Pregnancy Outcomes by Pregnancy Intention in a Managed Care Setting
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Objectives Published studies show poor pregnancy outcomes associated with unintended pregnancies are disproportionately higher than in planned pregnancies and place a burden on the health care system. This study was designed to compare pregnancy intention rates, compare sociodemographic characteristics of women by pregnancy intention and compare pregnancy outcomes in a managed care setting. Methods A large managed health care organization in California conducted a retrospective medical record review of 1,784 women seeking prenatal care in 2002 to learn how women self-reported their pregnancy intention, compare pregnancy intention rates between this health plan to the national data, and to compare antecedents and pregnancy outcomes based on pregnancy intention. Results Overall, 62.1% of pregnancies were self-reported as intended with 26.4% mistimed and 11.4% unwanted. Being young, single, having lower educational attainment, having other living children, consuming alcohol and being a woman of color were the greatest predictors of having an unintended pregnancy. Despite these predictors, birth outcomes for unintended pregnancies in this setting showed no statistical difference from planned pregnancies. Conclusion Awareness of pregnancy intention of the women who are at greatest risk may be an important contributor to improving birth outcomes and health plan decisions about reproductive care services. Early entry to prenatal care and integrated services that decrease substance abuse and support high-risk pregnancy management are important contributors to reducing poor pregnancy outcomes.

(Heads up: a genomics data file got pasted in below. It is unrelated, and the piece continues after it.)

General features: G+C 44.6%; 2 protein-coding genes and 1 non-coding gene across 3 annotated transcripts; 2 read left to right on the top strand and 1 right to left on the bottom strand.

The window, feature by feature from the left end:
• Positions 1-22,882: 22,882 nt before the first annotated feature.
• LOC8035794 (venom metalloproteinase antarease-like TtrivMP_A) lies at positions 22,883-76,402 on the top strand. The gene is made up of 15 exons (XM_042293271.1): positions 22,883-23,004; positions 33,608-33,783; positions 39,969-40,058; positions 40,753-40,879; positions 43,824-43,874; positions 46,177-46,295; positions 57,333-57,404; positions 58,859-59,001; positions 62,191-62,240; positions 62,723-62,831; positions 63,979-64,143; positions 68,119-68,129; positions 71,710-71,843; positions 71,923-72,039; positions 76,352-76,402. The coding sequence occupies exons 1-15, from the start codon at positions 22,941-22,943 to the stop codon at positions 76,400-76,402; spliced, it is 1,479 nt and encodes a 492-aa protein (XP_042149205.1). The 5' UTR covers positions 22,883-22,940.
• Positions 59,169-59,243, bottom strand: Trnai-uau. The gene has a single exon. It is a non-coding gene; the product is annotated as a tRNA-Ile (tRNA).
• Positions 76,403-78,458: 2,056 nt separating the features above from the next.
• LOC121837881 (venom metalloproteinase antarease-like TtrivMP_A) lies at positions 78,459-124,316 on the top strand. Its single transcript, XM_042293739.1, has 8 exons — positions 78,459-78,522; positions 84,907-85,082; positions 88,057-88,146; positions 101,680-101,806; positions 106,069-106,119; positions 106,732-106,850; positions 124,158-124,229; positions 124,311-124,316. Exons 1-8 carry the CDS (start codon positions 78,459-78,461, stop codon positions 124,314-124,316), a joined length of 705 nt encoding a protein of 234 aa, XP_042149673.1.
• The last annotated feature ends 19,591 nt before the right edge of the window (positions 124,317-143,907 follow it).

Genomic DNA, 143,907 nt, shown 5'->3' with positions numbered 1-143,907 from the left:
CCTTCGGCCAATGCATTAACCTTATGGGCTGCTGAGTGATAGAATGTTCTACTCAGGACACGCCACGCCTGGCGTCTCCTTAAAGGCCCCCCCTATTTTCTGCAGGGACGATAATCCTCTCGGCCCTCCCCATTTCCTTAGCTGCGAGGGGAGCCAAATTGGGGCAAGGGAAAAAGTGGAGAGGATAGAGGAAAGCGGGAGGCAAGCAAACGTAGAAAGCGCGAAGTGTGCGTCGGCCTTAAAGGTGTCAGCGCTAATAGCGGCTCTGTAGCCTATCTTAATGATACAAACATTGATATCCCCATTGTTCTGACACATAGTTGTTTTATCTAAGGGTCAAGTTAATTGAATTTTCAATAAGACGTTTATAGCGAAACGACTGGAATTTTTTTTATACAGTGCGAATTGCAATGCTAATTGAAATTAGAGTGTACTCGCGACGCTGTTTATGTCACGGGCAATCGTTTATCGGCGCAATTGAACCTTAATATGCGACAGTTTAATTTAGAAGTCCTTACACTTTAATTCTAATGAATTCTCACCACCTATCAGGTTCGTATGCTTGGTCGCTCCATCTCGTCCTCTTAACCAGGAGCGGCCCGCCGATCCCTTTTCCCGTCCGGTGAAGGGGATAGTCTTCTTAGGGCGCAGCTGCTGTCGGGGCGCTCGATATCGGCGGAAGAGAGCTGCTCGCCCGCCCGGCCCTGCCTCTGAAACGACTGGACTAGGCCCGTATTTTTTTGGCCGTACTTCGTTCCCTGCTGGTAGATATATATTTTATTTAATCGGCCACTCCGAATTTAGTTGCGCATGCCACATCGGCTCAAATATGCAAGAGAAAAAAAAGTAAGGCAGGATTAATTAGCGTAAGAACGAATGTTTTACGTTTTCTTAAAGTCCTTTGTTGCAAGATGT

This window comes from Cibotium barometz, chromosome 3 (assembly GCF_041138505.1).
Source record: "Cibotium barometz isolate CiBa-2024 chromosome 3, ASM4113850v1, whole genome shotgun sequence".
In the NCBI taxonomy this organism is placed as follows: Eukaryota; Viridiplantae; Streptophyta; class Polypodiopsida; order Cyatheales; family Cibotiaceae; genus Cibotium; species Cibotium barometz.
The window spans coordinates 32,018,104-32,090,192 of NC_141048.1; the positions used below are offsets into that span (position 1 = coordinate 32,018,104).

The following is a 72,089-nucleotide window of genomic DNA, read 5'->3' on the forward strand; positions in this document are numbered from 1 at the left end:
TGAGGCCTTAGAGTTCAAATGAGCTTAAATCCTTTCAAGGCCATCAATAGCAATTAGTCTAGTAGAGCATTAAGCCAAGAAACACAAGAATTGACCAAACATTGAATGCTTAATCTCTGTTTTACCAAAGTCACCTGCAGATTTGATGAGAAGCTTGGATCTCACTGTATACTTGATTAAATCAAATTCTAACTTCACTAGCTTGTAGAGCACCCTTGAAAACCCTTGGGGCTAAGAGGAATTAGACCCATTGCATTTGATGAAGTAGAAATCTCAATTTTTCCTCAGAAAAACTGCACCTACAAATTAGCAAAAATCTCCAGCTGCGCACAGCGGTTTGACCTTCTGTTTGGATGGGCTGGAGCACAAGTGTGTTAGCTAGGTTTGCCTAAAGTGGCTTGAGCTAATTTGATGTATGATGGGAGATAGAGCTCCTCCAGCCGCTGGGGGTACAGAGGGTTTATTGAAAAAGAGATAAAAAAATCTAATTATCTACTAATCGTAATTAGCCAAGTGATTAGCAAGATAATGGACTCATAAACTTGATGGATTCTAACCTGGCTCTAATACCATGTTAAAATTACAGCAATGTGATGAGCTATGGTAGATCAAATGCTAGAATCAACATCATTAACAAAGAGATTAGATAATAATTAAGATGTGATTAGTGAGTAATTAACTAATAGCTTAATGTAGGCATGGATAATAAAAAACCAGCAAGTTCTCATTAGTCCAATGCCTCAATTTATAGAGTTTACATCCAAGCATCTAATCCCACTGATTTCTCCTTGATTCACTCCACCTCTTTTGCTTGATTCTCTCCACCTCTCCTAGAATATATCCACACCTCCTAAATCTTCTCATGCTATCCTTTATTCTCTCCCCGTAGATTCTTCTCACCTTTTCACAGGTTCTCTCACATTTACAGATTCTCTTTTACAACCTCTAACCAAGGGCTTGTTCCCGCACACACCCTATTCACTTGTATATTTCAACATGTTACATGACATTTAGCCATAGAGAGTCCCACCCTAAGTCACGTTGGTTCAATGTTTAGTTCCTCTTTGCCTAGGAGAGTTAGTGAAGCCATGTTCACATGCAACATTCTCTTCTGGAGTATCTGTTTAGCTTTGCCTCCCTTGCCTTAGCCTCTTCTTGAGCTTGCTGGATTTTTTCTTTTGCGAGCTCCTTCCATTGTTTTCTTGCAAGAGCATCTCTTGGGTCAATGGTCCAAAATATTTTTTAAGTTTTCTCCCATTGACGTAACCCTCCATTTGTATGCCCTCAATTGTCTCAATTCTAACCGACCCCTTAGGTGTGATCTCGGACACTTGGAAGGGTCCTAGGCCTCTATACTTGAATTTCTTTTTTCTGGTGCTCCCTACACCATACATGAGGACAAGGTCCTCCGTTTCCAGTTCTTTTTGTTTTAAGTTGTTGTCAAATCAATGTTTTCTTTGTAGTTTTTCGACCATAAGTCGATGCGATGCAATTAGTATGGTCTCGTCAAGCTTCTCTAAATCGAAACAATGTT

KeywordsPregnancy intention Prenatal care Pregnancy outcomes
This work was supported by Veronica Osejo, Early Start Project Manager, Kaiser Permanente, Northern California.
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